3d print model train

3D print model train

His post also reminded me of Grant’s N scale 3D printing post.

N scale 3D printing

And then there is Brian, who also goes the extra mile when if comes to detailing. These 3D prints look rough and ready because they are, but 3D printing does solve the problem of hard to get items:

3d print for model train harbor

HO model train 3D printing.

Perhaps another reason why there are more and more 3D printing posts coming in is because of the savings, as Michael shows:

3D printed O scale

3D printed O scale.

Another post of ‘hard to get items’ that springs to mind is Gary’s HO scale. He was unable to find a class B1 engine anywhere – but it was 3D printing that came to the rescue:

Pennsylvania railroad HO scale

class b1 engine model train 3d print

That’s all for today folks.

Please do keep ’em coming.

And if today is the day you get started on your layout, the Beginner’s Guide is here.



PS Latest ebay cheat sheet is here.

5 Responses to 3D print model train scenery

  1. Don says:

    nice how a 3-d printer can help in the making of your building & the small boats are nice as well. great work.

  2. Brian Olson says:

    Amazing technology to empower modelers. Doubt I’ll ever get one at my age but our grandson has a class in this in high school. Might put him to work1

  3. george zaky says:

    Much thanks for the submission and hints.
    I’d like to add that what Dean described is not 3D printing per se. It is a cutting machine driven by a computer program and 3D printing makes something by layering a material and is also driven by a computer program.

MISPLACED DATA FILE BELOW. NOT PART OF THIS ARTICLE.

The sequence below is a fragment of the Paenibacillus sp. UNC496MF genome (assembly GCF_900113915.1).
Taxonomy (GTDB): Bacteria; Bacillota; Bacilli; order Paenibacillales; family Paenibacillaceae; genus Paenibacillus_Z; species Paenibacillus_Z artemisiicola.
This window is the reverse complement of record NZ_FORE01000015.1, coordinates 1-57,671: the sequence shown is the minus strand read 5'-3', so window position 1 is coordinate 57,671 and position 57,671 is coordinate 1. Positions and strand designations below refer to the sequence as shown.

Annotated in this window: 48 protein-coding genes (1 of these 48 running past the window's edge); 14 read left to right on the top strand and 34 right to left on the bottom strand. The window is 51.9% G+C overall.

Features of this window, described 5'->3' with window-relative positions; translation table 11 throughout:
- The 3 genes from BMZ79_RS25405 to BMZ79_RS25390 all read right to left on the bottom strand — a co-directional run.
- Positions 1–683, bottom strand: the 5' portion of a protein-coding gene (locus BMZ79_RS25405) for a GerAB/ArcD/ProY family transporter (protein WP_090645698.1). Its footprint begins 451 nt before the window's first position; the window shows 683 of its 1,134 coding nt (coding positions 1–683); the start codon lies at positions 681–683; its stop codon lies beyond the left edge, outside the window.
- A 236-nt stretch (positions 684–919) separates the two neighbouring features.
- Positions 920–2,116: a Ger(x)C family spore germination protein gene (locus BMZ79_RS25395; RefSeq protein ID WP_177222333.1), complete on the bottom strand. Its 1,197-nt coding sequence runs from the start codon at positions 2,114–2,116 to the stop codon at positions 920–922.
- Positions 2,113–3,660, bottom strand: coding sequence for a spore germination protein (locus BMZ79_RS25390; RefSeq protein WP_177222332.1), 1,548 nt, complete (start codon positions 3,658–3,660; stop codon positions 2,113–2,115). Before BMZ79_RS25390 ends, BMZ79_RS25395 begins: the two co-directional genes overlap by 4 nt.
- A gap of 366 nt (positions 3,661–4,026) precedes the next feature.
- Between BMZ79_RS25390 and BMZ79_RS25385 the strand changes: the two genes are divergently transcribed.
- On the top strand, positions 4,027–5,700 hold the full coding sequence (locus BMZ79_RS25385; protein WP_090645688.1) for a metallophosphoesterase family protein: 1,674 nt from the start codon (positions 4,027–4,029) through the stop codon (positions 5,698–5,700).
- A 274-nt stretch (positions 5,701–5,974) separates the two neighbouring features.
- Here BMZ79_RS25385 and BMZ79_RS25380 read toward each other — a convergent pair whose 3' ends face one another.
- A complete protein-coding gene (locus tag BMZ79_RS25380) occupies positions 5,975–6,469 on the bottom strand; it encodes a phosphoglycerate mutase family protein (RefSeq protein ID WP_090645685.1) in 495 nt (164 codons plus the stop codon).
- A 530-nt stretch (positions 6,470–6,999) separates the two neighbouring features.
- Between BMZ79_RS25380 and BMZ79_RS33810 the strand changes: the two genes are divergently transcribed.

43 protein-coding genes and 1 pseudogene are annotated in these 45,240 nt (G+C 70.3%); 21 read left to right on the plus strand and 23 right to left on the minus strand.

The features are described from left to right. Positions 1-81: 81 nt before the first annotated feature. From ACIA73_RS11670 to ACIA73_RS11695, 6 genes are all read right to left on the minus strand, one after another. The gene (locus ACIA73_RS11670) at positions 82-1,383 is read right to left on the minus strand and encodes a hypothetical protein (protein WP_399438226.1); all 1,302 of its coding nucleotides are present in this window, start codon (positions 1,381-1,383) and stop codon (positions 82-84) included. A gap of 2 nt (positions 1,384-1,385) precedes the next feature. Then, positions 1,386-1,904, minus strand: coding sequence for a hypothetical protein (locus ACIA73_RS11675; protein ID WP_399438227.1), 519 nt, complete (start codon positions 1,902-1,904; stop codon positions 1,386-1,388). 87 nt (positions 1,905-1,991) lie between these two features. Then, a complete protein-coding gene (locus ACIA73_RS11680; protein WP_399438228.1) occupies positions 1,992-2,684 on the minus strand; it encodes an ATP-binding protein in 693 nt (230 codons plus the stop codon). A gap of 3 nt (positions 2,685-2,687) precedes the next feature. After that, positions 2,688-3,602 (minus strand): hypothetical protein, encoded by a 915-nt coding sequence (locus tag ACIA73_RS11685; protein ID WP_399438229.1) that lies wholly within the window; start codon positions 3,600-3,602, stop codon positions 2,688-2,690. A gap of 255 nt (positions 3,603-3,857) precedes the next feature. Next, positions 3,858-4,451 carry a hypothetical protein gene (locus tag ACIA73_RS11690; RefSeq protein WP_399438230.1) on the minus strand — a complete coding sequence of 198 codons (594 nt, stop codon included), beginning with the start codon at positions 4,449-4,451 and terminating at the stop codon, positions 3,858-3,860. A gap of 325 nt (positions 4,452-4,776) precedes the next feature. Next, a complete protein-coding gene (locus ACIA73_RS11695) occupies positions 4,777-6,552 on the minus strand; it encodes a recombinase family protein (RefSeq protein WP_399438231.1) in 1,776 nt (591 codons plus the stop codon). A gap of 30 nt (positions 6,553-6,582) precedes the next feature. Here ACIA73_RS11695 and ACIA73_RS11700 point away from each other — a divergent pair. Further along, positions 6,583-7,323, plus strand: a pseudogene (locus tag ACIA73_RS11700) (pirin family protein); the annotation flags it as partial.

The more famous brand of Dean’s machine is the Cricut and crafters use this for many creations. Look it up on the web. It absolutely cuts perfectly and I just learned how to handle the software, which takes some training, for making card stock buildings . It cuts poster board & 1/16″ basswood. Big Al is right about the windows & doors and I found it cannot make the window frames but cuts the whole window or door perfectly. My wife bought the Cricut years ago for making Christmas & Birthday cards so I dont budget it to the train cause.
    I am playing with 3D printing thru my library and have made people & a fabulous boat for my trains. It’s onto making junk & tools that are not available in S scale and I think many of us should start using this process for our stuff. We could share computer files relevant to trains. The popularity has dropped the costs of printers to where it is a serious consideration for modelers.
    Big Al
    You da man. Gracias

  4. robert dale tiemann says:

    i like the 3-d stuff i use it for all kinds of miniatures.

  5. Terry Fleet Old Hampshire says:

    For 3D printing from a Rail Modellers view point check out the “Bexhill West” series on YouTube. I have handled some of the production and they are very good indeed. The videos are clear and easy to understand making me believe that even I am capable of producing my own models using this method.